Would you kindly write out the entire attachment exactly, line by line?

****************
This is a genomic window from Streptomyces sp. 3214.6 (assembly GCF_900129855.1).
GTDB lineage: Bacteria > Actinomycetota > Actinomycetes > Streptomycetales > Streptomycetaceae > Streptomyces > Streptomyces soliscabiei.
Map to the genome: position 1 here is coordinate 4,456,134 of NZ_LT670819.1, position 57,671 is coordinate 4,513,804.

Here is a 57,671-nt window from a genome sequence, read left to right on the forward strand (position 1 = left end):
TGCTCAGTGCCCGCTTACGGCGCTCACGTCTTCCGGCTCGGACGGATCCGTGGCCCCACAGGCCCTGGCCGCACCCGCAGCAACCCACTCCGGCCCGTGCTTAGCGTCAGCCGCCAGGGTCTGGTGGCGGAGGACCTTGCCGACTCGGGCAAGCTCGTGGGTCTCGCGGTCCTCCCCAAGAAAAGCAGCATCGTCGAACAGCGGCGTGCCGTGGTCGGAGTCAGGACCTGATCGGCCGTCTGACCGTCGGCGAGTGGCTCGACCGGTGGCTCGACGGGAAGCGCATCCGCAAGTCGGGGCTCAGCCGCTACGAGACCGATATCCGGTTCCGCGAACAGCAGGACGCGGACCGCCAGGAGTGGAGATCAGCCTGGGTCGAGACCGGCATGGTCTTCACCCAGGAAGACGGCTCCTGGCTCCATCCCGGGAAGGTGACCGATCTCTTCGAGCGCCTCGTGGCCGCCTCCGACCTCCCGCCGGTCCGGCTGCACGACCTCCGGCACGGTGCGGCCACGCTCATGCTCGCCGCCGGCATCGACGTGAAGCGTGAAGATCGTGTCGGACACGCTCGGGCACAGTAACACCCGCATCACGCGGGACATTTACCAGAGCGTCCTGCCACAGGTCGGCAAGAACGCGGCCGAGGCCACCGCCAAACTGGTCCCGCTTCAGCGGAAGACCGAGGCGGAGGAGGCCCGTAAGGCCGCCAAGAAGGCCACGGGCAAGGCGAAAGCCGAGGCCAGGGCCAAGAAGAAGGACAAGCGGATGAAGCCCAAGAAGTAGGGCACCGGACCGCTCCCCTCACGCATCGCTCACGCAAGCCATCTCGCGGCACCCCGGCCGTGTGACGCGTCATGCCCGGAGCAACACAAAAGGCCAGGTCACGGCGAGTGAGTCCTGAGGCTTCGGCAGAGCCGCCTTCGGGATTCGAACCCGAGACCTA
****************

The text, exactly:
This is a genomic window from Streptomyces sp. 3214.6 (assembly GCF_900129855.1).
GTDB lineage: Bacteria > Actinomycetota > Actinomycetes > Streptomycetales > Streptomycetaceae > Streptomyces > Streptomyces soliscabiei.
Map to the genome: position 1 here is coordinate 4,456,134 of NZ_LT670819.1, position 57,671 is coordinate 4,513,804.

Here is a 57,671-nt window from a genome sequence, read left to right on the forward strand (position 1 = left end):
TGCTCAGTGCCCGCTTACGGCGCTCACGTCTTCCGGCTCGGACGGATCCGTGGCCCCACAGGCCCTGGCCGCACCCGCAGCAACCCACTCCGGCCCGTGCTTAGCGTCAGCCGCCAGGGTCTGGTGGCGGAGGACCTTGCCGACTCGGGCAAGCTCGTGGGTCTCGCGGTCCTCCCCAAGAAAAGCAGCATCGTCGAACAGCGGCGTGCCGTGGTCGGAGTCAGGACCTGATCGGCCGTCTGACCGTCGGCGAGTGGCTCGACCGGTGGCTCGACGGGAAGCGCATCCGCAAGTCGGGGCTCAGCCGCTACGAGACCGATATCCGGTTCCGCGAACAGCAGGACGCGGACCGCCAGGAGTGGAGATCAGCCTGGGTCGAGACCGGCATGGTCTTCACCCAGGAAGACGGCTCCTGGCTCCATCCCGGGAAGGTGACCGATCTCTTCGAGCGCCTCGTGGCCGCCTCCGACCTCCCGCCGGTCCGGCTGCACGACCTCCGGCACGGTGCGGCCACGCTCATGCTCGCCGCCGGCATCGACGTGAAGCGTGAAGATCGTGTCGGACACGCTCGGGCACAGTAACACCCGCATCACGCGGGACATTTACCAGAGCGTCCTGCCACAGGTCGGCAAGAACGCGGCCGAGGCCACCGCCAAACTGGTCCCGCTTCAGCGGAAGACCGAGGCGGAGGAGGCCCGTAAGGCCGCCAAGAAGGCCACGGGCAAGGCGAAAGCCGAGGCCAGGGCCAAGAAGAAGGACAAGCGGATGAAGCCCAAGAAGTAGGGCACCGGACCGCTCCCCTCACGCATCGCTCACGCAAGCCATCTCGCGGCACCCCGGCCGTGTGACGCGTCATGCCCGGAGCAACACAAAAGGCCAGGTCACGGCGAGTGAGTCCTGAGGCTTCGGCAGAGCCGCCTTCGGGATTCGAACCCGAGACCTA